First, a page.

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The progress of our arms
The Halifax International Security Forum in wartime
The world’s a mess. Vladimir Putin still has no better idea than to keep grinding Russia’s army into Ukraine. North Korea has launched more than 30 missiles in November alone. Xi Jinping has consolidated his flinty hold on power in China. Europe is heading for a cold winter, disease stalks the world, food and energy are ever harder to find and deploy. So the big surprise at this weekend’s Halifax International Security Forum was the sound — tenuous, never dominant — of hope.
I don’t want to overstate this. I know any hint of optimism might sound jarring in a gathering of soldiers, strategists, think tankers and academics while brutal war continues in the heart of Europe. But a thread connecting many discussions at this most urgent edition of a conference that has been taking place annually since 2009 was that as bad as things are, they could easily have been worse. And that better days may yet be possible. Once I heard that optimistic note, like a countermelody to a dirge, it was hard to get it out of my head. And the note was rung early, by the conference’s founder, in his welcoming remarks to the delegates.
Peter Van Praagh has built something sturdy and useful in Halifax. Van Praagh is a former policy advisor to Peter MacKay, who was minister of national defence in the Harper Conservative government, and who was so impressed by a visit to a security conference across the ocean that he wanted to build one closer to home. Van Praagh quickly built Halifax into an important stop on the diplomatic circuit, based largely on his success in getting substantial numbers of high-ranking American senators and members of the House of Representatives to commute north every year from Washington for the weekend. I’ve been to Halifax three times before and wrote about it here, here and here.
It would be easy to overlook the organizer’s opening remarks, given the extraordinary personalities who spoke after, including the U.S. Secretary of Defense, Lloyd Austin, on his first visit to Canada, and — in a video message from Kyiv — Volodymyr Zelensky. But I thought Van Praagh captured the complexity of the moment well in his opening speech on Friday.
Last year’s forum was held on the 20th anniversary of 9/11, Van Praagh noted. “It was not an auspicious anniversary.” Joe Biden’s U.S. military withdrawal from Afghanistan had ended in catastrophe. Van Praagh called the rout in Afghanistan “the culmination of 20 years of good intentions and bad results:”
The decisions made in the immediate aftermath of 9/11, North Korea going nuclear, Russia’s invasion of Georgia, the Great Recession, Iran, the Arab Spring and the Syrian civil war, the surge of refugees — more than at any time in human history — the successful rise of populist politics, the higher-than-necessary death toll from coronavirus, Hong Kong losing its freedoms, January 6 and its wake, climate change disasters, and our withdrawal from Afghanistan.”
A sturdy list of horrors. I doubt everyone will be persuaded by the pivot that followed, but I think there’s something to it. “On February 24, 2022, this year, a new era began,” Van Praagh said. “Putin’s Russia launched a full-scale invasion of its smaller neighbor, Ukraine. And Ukraine fought back.”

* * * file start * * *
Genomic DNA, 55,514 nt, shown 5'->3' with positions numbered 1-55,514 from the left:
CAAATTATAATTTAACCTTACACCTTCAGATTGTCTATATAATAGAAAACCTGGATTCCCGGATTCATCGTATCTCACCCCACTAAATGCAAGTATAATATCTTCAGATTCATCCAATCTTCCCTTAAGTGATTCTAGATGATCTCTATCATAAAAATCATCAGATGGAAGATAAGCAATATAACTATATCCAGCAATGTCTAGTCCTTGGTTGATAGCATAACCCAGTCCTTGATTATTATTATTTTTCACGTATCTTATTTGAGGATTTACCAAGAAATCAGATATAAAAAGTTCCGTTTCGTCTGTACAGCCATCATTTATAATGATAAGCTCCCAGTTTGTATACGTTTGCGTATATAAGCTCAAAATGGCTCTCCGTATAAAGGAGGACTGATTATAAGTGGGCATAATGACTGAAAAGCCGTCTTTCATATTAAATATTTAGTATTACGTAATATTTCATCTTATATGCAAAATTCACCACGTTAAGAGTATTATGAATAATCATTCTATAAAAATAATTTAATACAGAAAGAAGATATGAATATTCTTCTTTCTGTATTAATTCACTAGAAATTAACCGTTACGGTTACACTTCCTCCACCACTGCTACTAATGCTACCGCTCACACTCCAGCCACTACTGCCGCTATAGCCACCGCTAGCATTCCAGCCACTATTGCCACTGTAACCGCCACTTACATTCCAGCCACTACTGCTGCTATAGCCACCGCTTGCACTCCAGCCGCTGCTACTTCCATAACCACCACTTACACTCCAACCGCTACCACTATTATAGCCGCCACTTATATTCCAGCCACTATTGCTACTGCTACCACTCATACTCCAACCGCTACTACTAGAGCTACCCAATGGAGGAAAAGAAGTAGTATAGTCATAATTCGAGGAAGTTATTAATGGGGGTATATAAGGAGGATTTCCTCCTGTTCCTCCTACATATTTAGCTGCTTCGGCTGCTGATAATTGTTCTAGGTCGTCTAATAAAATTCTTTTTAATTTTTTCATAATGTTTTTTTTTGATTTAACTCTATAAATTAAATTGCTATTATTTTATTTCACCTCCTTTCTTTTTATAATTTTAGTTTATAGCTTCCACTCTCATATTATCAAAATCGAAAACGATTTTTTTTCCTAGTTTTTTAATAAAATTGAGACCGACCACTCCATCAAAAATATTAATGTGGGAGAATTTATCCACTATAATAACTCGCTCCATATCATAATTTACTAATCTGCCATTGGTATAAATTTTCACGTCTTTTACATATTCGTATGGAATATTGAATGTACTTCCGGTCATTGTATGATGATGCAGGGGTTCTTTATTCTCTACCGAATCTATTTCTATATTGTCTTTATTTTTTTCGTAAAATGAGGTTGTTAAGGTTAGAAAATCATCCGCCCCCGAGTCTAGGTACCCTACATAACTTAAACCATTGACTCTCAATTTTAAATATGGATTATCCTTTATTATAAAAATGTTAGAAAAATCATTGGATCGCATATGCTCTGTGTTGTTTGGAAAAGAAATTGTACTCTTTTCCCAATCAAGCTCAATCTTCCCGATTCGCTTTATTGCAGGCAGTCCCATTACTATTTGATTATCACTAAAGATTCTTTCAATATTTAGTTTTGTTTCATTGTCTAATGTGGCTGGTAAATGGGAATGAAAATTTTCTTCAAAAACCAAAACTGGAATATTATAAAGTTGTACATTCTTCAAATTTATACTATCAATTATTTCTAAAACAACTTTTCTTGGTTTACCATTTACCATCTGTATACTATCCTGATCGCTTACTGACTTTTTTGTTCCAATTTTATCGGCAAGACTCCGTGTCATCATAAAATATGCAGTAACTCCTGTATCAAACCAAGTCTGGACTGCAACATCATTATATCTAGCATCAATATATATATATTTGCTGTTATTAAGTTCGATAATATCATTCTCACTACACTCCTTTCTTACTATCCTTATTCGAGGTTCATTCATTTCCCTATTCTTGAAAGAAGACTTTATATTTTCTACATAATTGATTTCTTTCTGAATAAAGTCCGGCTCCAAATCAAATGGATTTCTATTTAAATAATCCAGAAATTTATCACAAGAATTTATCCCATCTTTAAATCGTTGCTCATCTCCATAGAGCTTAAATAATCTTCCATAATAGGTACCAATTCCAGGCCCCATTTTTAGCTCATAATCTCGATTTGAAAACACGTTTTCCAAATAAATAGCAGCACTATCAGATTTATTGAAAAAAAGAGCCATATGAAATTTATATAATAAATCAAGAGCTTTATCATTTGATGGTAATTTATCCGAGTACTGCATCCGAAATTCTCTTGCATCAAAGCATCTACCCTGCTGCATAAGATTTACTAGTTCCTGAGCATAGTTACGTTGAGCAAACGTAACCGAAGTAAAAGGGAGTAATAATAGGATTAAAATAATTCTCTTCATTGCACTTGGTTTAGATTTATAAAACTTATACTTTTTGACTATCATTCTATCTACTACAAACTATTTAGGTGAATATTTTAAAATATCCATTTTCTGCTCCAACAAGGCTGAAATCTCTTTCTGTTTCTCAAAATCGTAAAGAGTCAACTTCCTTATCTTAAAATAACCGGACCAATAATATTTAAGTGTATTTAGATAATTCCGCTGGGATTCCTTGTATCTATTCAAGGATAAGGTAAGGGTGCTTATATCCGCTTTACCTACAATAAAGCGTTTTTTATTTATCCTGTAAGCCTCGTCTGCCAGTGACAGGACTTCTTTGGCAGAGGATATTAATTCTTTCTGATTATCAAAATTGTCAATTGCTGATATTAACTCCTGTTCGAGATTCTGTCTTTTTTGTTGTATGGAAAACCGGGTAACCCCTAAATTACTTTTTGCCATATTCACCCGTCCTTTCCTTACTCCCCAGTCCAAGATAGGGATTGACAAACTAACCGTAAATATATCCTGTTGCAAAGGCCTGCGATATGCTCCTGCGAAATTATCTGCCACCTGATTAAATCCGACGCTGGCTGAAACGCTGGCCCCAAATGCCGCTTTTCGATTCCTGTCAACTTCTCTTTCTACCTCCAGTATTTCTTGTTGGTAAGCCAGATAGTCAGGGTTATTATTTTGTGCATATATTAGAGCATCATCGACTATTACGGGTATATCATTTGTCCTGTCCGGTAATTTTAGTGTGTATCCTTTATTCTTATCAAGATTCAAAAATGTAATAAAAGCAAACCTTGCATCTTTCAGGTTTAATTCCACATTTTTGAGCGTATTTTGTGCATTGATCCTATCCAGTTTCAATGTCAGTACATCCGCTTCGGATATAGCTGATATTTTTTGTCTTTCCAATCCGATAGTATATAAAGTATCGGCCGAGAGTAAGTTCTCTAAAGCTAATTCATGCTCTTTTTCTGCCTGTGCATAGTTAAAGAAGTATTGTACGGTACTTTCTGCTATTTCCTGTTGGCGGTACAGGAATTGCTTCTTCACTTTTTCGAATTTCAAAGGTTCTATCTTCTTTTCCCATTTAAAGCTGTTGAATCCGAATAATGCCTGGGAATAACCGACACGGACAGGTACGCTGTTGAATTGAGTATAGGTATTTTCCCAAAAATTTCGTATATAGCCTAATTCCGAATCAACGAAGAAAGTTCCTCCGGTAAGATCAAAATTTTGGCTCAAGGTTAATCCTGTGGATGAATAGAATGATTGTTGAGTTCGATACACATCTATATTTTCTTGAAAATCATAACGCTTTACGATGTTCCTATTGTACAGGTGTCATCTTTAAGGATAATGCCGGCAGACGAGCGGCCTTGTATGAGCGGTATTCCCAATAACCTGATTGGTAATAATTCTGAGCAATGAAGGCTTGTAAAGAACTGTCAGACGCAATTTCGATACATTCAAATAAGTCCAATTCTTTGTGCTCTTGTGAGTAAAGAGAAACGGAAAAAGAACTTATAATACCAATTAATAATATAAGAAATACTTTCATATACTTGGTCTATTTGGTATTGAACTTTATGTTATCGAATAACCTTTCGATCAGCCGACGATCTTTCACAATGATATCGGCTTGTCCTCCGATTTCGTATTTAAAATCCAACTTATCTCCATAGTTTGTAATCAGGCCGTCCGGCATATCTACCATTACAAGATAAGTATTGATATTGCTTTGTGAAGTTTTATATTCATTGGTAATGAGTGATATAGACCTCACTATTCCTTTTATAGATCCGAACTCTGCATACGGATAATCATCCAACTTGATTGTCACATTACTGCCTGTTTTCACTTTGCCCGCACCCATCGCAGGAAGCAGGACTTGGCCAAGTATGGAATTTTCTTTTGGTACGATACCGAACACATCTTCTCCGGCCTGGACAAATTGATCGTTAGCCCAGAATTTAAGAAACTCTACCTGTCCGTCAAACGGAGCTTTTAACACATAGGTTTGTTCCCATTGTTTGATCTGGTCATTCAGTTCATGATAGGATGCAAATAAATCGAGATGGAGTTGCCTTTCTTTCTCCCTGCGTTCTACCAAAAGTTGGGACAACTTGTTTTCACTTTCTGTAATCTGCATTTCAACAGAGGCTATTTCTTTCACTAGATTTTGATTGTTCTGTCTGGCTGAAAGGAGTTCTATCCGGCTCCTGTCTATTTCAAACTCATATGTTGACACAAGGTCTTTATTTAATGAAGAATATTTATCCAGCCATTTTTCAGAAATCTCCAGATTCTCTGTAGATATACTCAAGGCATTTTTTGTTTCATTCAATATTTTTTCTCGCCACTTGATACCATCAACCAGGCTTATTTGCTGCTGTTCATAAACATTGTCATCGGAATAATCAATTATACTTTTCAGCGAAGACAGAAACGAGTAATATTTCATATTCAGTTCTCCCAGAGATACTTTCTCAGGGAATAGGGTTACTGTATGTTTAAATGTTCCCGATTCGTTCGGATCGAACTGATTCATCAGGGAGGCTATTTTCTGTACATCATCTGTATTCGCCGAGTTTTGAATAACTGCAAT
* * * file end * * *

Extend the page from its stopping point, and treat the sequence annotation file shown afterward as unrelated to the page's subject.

There was the odd countermelody, the discordant note of hope, symbolized by the Halifax Forum’s 2022 logo, a blue-and-yellow lighthouse beacon against the night. Ukraine’s colours.
“President Zelensky inspired his nation to defy, to resist, to survive, to win,” Van Praagh said. “It was Ukraine’s fight that gave us our unity of purpose.”
Again, of course the hour is grim. But it is easy to imagine it could have been grimmer: Ukraine capitulating, Zelensky dead or captured, “a much-weakened Europe, a divided NATO, a humbled America: all confronting an empowered Russia, backed by a smiling Xi Jinping.”
Instead the world finds itself in an unaccustomed place of hope. “President Zelensky’s Ukraine has given all of us an opportunity for a do-over,” Van Praagh said. “It’s not often that you get a do-over; a second opportunity; a chance to correct past mistakes. But thanks to Ukraine’s resolve, that is what we now have.”
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Of course the devil will be in the details. Hopes so often dashed may yet be dashed again. Working through all those considerations was what the rest of the weekend was for. But participants found other notes to weave into the countermelody of hope. Missiles had fallen on Poland days earlier, but Poland and NATO had responded with discipline. The US congressional midterms delivered only modest Republican gains and left many candidates who had worked against the rule of law at the altar.
Much of the discussion centred on the path out of the war. A broad consensus in the invited crowd held that Ukraine must chart that path and that its features must include a Russian military rout. “It would be incredibly hypocritical of us” — that is, of forum attendees whose jobs generally entail the national defence of their own countries — “to deny Ukraine the right of self-defence,” former Croatian president Kolinda Grabar-Kitarović told a plenary session. “So there will be disagreements” — among Ukraine’s allies, and between those allies and Zelensky’s government — “but we don’t have a choice.”
Speaking in a recorded video message from Ukraine, Zelensky outlined his preferred terms for war’s end. The 10-point plan his staff distributed, on paper, to forum attendees matched one he had delivered earlier in the week to the G20. It amounts to a program for total Russian capitulation.
“Simply [ending] the war doesn’t guarantee peace,” Zelensky said. “Russia is now looking for a short truce, a respite to gain strength. Some may call this the war’s end, but such a respite will only worsen the situation.”
Breathing room would give Putin a chance to regroup and relaunch his assault, Zelensky said. “Immoral compromises will lead to new blood. A truly real long-lasting and honest peace can only be the result of the complete demolition of Russian aggression.”